Author Archive | Isaac Land

“Environmental History at the Coastal Edge” roundtable at ESEH in Zagreb, June 30, 2017. From left to right: Christopher Pastore, Elsa Devienne, Isaac Land, Kara Schlichting, Craig Colten, Giacomo Parrinello. Photo credit: Benjamin Furst.

The Coastal History Blog 41: Conference (and roundtable!) roundup

Apologies to regular Coastal History blog readers—I’ve been quiet for a while.  I’ve been busy with conferences, and also with getting some “thought pieces” into print.  The last year and a half has been about giving presentations, getting introduced, introducing people to each other, and alerting them to the possibilities of organizing around the new […]

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The Coastal History Blog 39: ‘Beneath the Pavement—the Beach!’: An Account of the Urban Beaches Workshop at the University of London

I’m delighted to introduce the Coastal History blog’s fifth guest post (and the third guest post in the last twelve months!).  Elsa Devienne is a Fellow at the Princeton Mellon Initiative in Architecture, Urbanism, and the Humanities. She also holds a position as ‘maîtresse de conferences’ in the department of American studies at Université Paris […]

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 ​'Written by a Wave Series' Copyright Jo Atherton 2016
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The Coastal History Blog 38: Sea Blindness, or Ocean Optimism? (part 3 of 3): Epiphany among the Manta Rays

  In my last post, I discussed problems of scale.  How can we visualize (and discuss) ocean-sized problems from our modest vantage point?  Is the “oceanic selfie” a path to a higher level of consciousness, or an anthropocentric dead end? When that post went online, I was in Hawaii and had just finished a couple […]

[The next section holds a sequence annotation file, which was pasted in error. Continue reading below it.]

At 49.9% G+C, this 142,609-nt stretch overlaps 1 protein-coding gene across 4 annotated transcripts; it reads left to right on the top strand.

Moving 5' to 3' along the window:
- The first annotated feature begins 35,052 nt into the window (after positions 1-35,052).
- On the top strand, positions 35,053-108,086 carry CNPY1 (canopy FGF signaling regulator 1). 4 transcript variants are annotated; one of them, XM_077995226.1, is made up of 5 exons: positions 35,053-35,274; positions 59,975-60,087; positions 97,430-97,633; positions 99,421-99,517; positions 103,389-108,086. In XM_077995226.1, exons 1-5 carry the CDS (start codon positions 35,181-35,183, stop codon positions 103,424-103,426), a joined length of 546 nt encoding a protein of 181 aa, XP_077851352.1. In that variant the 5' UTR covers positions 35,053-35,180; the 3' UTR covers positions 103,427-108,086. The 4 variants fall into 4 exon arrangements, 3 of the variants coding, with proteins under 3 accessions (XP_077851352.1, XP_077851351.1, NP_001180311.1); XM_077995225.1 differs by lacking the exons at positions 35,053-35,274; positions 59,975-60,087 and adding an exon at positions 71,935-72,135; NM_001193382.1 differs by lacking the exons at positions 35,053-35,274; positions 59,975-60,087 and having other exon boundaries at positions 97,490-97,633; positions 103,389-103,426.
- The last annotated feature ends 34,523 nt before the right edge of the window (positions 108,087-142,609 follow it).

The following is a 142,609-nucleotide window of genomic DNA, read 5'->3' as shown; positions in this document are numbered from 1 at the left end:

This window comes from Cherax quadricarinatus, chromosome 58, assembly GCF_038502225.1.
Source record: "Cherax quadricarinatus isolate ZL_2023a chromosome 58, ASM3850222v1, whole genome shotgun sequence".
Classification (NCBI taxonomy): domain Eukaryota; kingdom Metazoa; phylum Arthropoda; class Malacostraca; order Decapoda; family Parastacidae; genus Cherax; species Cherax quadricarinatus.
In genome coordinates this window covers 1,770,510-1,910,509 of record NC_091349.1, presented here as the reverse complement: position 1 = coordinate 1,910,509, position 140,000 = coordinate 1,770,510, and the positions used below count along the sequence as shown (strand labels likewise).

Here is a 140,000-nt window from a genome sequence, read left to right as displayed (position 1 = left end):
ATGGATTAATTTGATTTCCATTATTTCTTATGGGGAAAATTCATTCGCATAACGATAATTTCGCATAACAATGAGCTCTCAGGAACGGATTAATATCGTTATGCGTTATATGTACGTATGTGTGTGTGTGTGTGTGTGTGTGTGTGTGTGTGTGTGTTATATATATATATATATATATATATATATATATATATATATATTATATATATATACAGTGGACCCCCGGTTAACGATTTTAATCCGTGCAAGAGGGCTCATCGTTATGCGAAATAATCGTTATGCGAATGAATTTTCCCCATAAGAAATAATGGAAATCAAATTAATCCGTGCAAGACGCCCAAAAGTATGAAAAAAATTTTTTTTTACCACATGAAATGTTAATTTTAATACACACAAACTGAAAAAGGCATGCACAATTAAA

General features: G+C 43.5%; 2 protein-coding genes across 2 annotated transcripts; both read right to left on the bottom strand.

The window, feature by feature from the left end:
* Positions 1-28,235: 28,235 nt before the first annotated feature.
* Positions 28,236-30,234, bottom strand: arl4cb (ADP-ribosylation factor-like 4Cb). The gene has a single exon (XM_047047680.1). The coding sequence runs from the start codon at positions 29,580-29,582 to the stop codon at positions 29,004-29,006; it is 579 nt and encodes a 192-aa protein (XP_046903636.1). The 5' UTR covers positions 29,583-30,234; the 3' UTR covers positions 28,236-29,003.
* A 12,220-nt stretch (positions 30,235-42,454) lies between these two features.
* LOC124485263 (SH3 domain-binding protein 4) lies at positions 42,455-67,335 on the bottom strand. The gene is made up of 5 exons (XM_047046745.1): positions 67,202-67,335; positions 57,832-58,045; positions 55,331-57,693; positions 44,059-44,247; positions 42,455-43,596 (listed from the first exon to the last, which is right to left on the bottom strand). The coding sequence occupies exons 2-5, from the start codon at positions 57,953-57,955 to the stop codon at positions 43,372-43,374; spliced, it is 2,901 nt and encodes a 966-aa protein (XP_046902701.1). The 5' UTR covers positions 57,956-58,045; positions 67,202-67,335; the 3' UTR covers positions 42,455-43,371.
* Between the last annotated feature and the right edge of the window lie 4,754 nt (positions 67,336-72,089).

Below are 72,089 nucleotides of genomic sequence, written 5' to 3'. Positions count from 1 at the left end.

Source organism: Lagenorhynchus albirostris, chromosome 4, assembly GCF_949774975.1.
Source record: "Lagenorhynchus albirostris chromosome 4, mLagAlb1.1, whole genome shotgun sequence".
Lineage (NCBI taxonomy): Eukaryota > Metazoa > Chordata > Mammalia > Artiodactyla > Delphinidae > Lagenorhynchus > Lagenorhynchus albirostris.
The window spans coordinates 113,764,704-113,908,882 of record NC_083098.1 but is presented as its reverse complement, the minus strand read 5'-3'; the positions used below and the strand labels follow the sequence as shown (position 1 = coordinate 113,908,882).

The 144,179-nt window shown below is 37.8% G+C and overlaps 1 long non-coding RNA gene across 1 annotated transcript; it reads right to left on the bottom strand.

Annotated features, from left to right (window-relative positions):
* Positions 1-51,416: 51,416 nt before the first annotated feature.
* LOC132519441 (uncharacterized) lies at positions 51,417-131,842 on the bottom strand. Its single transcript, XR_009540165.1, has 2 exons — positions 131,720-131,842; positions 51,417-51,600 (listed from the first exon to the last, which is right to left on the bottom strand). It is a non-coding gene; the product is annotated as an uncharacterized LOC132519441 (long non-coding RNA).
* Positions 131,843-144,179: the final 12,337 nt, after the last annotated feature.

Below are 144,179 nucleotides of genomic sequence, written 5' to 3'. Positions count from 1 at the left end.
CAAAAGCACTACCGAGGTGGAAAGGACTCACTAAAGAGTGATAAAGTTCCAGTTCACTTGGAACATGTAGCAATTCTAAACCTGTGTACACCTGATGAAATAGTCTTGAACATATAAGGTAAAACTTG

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The Coastal History Blog 37: Sea Blindness, or Ocean Optimism? (Part 2 of 3): A Tale of Four Tweets

In my last post, I discussed why sea blindness is not the most useful way to characterize twenty-first century sensibilities.  Let’s face it, it just doesn’t make much sense at a time when beachgoers have to be warned, “Don’t take selfies with seals.”  Instead, I argued, we should think critically about sea visibility, which is […]

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The Coastal History Blog 36: Sea Blindness, or Ocean Optimism? (Part 1 of 3)

The average Briton is unaware that 95% of the goods they buy arrived on a ship.  When asked to name a “well-known British maritime personality,” most respondents said, “Captain Jack Sparrow.”  These results are set forth by the Maritime Foundation as evidence of sea blindness.[i] Duncan Redford is one of the few people so far […]

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